Parking meter burden
…penalties continue from today
The High Court has denied the application for a stay of execution filed by Attorney-at-law Kamal Ramkarran in representation of Mohendra Arjune, the civilian who has challenged the legality of the parking meter project. This now clears the way for paid parking to continue in the city pending the outcome of the matter.
At Monday’s hearing, Justice Brassington Reynolds explained that while the proceedings could act as a ‘stay’, it did not extend to the executive order of the parking meter contract. The stay was intended to put a pause on the parking meter contract. This would have allowed for motorists to park without having to pay.
The court heard last week that in the case pertaining to the challenge brought on behalf of Arjune against the legality of the parking meter project, Attorney Ramkarran attempted to have paid parking placed on hold while the project is under judicial review. Ramkarran explained that the Order Nisi granted by then acting Chief Justice Yonnette Cummings-Edwards had stated that the project be halted unless the Mayor or Town Clerk presents a reason stating otherwise.
However, Attorney Roger Yearwood, representing City Council and the Town Clerk, contended that the Order Nisi does not facilitate interim or interlocutory relief, because the case was crown-side proceedings and not civil proceedings.
At Monday’s session, Justice Reynolds said the Order Nisi which was granted did not extend or operate as a ‘stay’ of the operations of the Mayor and City Council. The case against the Parking Meter Project will continue on March 20. However, until the case is resolved, complainant Mohendra Arjune will be exempted from paid parking in Georgetown.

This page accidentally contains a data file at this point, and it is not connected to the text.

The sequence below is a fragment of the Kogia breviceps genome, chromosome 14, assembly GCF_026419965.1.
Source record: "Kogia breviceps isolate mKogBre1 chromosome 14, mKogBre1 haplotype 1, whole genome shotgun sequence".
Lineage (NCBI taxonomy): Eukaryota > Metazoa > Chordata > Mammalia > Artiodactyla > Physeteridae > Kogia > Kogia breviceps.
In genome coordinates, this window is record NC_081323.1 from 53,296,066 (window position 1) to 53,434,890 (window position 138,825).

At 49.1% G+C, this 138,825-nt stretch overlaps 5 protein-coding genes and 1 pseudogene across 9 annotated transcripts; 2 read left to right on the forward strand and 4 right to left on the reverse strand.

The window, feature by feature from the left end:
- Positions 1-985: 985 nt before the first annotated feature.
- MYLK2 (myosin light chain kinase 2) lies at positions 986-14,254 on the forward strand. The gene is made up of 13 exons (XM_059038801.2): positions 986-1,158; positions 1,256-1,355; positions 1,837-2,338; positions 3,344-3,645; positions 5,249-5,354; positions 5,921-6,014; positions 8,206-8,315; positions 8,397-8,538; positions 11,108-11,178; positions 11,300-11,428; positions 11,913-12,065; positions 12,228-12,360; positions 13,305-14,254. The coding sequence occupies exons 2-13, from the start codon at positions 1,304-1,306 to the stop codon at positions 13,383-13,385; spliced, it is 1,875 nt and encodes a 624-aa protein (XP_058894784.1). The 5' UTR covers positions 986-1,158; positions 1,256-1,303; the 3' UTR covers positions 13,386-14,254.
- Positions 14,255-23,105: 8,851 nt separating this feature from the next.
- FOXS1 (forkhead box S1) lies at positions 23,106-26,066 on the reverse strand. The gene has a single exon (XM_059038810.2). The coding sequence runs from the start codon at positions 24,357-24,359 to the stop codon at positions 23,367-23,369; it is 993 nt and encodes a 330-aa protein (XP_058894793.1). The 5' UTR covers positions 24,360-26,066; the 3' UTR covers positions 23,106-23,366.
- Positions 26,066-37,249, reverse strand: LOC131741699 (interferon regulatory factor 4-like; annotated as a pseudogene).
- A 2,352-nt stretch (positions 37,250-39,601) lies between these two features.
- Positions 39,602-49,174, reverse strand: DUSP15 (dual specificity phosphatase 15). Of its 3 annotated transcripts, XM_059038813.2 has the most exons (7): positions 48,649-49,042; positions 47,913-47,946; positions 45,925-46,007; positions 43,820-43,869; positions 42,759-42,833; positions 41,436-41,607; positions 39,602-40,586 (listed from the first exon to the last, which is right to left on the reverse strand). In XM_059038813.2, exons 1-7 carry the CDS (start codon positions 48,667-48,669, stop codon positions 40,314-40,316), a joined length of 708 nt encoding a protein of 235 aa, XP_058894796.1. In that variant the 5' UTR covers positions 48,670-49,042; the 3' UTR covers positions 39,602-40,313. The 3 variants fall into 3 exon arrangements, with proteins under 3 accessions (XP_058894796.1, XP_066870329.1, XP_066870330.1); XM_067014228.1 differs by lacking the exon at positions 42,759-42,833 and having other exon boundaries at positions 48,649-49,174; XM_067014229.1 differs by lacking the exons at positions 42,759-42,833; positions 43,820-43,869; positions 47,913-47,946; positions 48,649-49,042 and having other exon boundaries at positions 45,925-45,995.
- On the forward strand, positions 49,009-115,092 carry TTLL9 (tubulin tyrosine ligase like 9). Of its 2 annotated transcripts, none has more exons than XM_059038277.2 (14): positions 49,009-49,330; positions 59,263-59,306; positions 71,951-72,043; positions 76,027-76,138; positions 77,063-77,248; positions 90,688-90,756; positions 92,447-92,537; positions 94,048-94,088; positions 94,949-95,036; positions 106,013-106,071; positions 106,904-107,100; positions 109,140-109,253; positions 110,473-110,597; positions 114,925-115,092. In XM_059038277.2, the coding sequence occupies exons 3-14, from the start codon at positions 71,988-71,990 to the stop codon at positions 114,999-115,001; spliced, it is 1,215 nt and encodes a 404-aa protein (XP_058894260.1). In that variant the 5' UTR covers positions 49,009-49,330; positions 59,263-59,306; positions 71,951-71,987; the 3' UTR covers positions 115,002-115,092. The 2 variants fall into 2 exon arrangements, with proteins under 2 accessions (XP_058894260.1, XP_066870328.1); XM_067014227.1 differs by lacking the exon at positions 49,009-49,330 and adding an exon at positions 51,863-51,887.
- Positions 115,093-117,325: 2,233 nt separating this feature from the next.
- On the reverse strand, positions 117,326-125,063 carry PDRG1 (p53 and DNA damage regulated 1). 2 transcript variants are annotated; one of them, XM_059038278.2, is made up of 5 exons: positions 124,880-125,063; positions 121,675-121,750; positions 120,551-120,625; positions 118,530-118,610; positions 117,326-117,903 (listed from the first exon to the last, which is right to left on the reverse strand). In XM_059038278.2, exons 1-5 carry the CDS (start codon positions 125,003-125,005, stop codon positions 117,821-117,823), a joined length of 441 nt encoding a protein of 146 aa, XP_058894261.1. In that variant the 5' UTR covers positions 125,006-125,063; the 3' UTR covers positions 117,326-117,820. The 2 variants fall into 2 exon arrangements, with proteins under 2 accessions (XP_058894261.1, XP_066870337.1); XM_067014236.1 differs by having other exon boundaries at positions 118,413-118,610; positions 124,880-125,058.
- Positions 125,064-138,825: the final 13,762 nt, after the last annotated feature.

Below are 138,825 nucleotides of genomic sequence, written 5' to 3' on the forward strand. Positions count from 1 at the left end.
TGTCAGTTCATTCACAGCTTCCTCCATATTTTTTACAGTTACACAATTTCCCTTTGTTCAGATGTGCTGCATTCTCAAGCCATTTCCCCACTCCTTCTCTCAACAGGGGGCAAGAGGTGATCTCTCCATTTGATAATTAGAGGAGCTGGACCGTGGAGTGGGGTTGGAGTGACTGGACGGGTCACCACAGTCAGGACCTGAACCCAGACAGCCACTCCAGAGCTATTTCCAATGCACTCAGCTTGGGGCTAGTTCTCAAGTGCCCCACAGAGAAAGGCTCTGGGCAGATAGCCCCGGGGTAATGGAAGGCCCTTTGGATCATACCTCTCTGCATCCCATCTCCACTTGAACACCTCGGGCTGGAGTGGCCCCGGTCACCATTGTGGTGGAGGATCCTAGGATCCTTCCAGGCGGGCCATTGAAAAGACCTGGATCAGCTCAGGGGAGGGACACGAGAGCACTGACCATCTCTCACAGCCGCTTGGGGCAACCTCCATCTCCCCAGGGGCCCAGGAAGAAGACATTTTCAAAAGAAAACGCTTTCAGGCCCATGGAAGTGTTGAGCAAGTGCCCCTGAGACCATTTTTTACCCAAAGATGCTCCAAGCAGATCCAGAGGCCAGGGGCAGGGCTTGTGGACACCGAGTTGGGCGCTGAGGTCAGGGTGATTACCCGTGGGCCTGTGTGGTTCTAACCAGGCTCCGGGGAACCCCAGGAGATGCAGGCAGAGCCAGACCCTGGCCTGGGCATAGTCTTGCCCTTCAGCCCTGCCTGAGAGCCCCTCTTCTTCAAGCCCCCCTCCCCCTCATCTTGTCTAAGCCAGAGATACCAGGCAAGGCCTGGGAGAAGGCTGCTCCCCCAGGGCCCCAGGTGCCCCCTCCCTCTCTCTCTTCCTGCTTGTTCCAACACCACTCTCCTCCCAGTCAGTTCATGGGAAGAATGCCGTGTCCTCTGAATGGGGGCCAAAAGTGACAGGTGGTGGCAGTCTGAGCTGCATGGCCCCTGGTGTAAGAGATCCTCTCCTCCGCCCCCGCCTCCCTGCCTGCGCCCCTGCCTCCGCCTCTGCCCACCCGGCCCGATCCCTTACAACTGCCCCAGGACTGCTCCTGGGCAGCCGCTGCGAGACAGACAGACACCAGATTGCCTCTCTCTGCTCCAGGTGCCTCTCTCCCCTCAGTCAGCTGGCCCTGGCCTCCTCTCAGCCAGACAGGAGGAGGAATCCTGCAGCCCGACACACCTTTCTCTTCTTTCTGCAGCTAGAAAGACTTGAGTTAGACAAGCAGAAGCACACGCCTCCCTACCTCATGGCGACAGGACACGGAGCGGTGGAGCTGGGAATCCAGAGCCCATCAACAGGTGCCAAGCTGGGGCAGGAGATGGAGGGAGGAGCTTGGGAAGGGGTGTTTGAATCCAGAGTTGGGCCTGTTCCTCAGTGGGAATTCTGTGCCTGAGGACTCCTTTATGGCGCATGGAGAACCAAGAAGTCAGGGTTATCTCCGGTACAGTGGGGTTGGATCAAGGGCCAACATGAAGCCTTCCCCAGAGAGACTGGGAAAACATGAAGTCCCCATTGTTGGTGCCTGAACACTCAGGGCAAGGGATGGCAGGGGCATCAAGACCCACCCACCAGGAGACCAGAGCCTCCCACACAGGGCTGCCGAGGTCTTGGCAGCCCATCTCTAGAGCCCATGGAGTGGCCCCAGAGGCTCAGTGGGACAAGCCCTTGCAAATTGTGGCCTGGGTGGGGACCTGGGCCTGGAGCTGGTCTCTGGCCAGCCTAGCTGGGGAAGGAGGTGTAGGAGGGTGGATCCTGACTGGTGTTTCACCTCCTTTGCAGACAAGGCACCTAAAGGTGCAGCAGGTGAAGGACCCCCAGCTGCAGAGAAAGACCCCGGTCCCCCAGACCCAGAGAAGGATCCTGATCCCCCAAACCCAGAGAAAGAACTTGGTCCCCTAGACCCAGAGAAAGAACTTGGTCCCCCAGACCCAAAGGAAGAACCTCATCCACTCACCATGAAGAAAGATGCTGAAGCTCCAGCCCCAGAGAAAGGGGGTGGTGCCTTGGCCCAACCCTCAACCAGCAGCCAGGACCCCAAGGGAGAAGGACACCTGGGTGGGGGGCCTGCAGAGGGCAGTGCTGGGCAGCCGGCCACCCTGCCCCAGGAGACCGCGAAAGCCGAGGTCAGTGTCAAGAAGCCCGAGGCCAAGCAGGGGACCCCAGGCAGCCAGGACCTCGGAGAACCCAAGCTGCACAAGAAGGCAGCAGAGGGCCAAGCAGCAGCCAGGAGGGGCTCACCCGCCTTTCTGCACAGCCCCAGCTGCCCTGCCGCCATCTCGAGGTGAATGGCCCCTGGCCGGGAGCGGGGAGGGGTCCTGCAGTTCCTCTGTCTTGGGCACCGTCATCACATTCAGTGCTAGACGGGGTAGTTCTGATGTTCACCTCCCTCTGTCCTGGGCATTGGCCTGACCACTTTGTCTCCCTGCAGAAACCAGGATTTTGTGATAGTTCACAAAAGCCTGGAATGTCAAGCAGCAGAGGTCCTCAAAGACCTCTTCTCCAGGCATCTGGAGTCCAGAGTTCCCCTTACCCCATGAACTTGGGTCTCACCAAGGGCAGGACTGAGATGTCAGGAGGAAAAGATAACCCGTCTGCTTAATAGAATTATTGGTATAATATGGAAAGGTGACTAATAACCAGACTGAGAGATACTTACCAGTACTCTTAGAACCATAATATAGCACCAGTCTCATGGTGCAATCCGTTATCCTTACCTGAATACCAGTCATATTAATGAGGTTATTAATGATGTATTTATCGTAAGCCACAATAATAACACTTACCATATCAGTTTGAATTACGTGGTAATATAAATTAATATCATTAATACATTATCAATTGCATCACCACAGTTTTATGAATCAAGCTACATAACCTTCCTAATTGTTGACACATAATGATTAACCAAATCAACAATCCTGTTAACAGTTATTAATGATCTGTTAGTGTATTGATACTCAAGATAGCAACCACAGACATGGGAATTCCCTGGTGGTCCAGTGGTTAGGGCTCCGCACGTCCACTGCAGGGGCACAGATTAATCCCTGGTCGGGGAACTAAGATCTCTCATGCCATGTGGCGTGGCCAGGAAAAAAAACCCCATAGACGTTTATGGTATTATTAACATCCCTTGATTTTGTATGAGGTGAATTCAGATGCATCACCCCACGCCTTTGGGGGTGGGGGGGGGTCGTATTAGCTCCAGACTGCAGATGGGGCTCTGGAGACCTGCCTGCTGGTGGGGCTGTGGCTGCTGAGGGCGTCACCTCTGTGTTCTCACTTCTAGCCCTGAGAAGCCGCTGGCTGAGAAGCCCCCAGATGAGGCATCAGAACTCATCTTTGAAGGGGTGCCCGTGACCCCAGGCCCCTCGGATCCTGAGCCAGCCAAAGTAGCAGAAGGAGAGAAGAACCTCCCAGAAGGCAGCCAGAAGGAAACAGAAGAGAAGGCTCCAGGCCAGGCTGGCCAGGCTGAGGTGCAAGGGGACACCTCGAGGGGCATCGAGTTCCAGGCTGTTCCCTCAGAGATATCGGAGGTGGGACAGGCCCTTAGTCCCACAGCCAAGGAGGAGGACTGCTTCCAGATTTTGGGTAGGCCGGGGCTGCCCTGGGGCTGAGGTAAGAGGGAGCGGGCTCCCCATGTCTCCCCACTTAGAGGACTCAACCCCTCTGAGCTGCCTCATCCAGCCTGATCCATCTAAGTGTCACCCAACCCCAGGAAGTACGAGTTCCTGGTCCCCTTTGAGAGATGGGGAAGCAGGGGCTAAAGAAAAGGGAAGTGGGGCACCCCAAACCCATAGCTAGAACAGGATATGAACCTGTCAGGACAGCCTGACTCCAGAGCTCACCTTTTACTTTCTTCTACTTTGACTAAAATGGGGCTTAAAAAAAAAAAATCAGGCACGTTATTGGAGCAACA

Justice Reynolds ruled last week that the court has jurisdiction to rule over prerogative writs. The Order Nisi as granted by then acting Chief Justice Yonnette Cummings-Edwards on February 16 had stated that the project must be halted until the Mayor or Town Clerk provide the requisite response. The order also revoked “the decision of the Mayor and councillors and anyone acting by or through them, or under their directions or instructions, or on their behalf, to exempt persons or categories of persons from paying fees for parking in the City of Georgetown and being subject to penalties for parking in Georgetown.”
However, parking meter operatives continue to boot the motor vehicles of some operators who opt against paying the parking meter fees. Hours before Thursday’s protest, some 60 parking meter attendants were sworn in before the Town Clerk.
Some legal minds had contended that if the City continues to boot vehicles, this would be contempt of court. However, Attorney for City Council has argued that City Council must not be given less than 30 days prior to the institution of proceedings.
Meanwhile, a series of protests have erupted since the project’s implementation in late January. The demonstrators are calling for City Hall to rescind the contract, which has attracted widespread criticism for its signing and rollout process. (Shemuel Fanfair)